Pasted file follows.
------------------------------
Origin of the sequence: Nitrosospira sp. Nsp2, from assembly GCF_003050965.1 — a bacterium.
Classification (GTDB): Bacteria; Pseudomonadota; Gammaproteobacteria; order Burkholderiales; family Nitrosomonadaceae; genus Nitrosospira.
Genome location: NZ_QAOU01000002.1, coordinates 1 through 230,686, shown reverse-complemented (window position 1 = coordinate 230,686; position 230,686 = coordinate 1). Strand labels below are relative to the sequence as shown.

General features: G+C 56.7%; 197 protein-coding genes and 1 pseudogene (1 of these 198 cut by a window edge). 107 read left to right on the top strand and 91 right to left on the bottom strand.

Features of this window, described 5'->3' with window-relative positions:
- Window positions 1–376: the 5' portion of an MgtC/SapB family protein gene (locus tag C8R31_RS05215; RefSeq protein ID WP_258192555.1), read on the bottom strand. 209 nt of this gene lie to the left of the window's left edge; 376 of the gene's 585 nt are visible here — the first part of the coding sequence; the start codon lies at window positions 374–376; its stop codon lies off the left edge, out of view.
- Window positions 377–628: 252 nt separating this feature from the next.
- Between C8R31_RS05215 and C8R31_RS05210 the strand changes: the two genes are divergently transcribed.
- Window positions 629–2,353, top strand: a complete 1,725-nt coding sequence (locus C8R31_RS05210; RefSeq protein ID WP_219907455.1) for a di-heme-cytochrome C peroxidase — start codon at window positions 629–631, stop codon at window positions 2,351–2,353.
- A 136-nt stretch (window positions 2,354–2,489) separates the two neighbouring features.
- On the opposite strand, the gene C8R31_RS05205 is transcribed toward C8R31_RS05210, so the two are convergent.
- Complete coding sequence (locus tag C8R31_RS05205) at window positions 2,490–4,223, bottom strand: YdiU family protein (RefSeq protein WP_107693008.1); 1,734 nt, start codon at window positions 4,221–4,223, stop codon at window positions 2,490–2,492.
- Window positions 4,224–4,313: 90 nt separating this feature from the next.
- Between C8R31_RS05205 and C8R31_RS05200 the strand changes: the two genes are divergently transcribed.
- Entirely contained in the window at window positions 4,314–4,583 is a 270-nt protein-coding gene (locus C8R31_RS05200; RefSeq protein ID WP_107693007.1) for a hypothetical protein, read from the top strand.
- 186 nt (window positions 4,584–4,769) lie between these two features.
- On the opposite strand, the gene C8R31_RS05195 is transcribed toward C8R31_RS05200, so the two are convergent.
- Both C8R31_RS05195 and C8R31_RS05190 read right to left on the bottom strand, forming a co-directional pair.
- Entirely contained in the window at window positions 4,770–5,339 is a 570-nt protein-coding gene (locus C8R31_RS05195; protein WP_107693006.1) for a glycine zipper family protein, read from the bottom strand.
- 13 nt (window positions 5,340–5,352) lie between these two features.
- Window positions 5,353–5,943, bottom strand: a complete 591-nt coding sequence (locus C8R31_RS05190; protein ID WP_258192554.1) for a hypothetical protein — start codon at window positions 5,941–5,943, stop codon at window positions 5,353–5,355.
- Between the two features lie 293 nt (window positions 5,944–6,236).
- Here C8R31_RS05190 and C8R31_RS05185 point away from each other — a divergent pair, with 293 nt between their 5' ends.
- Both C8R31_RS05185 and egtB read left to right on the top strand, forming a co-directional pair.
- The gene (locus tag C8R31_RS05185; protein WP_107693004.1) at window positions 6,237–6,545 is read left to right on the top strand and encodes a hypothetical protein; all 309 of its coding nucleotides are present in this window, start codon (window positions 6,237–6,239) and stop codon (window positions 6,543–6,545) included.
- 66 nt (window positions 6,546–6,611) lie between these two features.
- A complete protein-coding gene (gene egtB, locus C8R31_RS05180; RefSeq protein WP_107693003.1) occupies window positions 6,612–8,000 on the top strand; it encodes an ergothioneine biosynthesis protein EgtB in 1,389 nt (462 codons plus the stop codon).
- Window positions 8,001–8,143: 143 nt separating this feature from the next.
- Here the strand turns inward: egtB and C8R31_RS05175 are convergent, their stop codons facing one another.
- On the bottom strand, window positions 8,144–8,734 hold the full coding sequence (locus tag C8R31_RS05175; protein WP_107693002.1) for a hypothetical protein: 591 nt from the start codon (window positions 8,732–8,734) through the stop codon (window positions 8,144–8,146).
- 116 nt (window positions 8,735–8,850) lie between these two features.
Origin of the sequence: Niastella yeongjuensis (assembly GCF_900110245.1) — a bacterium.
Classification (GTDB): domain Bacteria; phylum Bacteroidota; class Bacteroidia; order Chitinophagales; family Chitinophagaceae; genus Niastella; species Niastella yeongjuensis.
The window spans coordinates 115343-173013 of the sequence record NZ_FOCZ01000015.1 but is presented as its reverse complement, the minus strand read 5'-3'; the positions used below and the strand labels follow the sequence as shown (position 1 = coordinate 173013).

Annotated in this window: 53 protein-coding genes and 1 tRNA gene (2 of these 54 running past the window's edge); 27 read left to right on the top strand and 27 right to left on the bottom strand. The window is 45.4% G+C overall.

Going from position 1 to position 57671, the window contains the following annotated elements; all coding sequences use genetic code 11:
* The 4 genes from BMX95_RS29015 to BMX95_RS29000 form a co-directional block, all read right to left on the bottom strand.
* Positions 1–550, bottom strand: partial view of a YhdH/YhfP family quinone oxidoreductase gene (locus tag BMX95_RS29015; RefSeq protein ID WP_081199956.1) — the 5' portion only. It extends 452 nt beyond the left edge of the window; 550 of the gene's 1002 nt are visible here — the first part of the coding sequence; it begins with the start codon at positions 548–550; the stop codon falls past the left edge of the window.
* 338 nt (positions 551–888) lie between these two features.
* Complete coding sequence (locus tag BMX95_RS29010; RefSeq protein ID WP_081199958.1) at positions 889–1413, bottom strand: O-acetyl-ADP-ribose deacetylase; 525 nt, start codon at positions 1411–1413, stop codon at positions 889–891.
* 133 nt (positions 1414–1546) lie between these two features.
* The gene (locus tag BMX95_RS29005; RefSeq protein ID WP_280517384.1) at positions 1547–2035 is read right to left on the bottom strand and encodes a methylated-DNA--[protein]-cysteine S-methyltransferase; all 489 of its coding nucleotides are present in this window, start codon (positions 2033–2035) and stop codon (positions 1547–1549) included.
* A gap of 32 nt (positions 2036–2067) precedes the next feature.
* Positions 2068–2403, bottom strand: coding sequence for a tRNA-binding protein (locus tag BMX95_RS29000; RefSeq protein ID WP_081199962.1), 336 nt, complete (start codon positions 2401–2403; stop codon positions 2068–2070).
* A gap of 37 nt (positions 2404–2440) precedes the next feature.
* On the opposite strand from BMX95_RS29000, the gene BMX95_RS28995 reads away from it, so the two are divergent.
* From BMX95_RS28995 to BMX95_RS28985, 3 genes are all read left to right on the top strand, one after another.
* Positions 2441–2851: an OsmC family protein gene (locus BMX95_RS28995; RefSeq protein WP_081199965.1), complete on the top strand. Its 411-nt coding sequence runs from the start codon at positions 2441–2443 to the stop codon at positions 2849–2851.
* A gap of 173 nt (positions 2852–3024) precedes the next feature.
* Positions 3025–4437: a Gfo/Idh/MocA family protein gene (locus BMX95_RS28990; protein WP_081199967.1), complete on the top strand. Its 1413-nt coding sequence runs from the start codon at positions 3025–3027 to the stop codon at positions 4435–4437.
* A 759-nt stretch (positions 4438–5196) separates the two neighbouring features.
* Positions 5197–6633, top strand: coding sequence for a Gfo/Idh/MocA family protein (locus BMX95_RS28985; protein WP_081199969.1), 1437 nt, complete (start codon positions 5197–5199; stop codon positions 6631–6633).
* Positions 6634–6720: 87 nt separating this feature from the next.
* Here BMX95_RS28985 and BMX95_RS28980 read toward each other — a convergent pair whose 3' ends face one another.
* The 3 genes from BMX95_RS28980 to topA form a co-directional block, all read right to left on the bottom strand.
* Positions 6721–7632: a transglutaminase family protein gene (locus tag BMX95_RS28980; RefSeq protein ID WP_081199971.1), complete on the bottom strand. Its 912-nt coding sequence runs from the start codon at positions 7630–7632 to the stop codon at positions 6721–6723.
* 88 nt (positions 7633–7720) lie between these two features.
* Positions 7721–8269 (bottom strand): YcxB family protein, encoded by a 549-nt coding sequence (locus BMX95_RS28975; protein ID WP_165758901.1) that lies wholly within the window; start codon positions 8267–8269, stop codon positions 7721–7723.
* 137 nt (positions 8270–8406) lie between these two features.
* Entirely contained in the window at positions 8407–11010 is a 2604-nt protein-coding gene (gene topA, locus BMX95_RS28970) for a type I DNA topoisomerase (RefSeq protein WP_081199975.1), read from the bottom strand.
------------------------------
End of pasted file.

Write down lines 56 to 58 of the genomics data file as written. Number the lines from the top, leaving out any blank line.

* Positions 6721–7632: a transglutaminase family protein gene (locus tag BMX95_RS28980; RefSeq protein ID WP_081199971.1), complete on the bottom strand. Its 912-nt coding sequence runs from the start codon at positions 7630–7632 to the stop codon at positions 6721–6723.
* 88 nt (positions 7633–7720) lie between these two features.
* Positions 7721–8269 (bottom strand): YcxB family protein, encoded by a 549-nt coding sequence (locus BMX95_RS28975; protein ID WP_165758901.1) that lies wholly within the window; start codon positions 8267–8269, stop codon positions 7721–7723.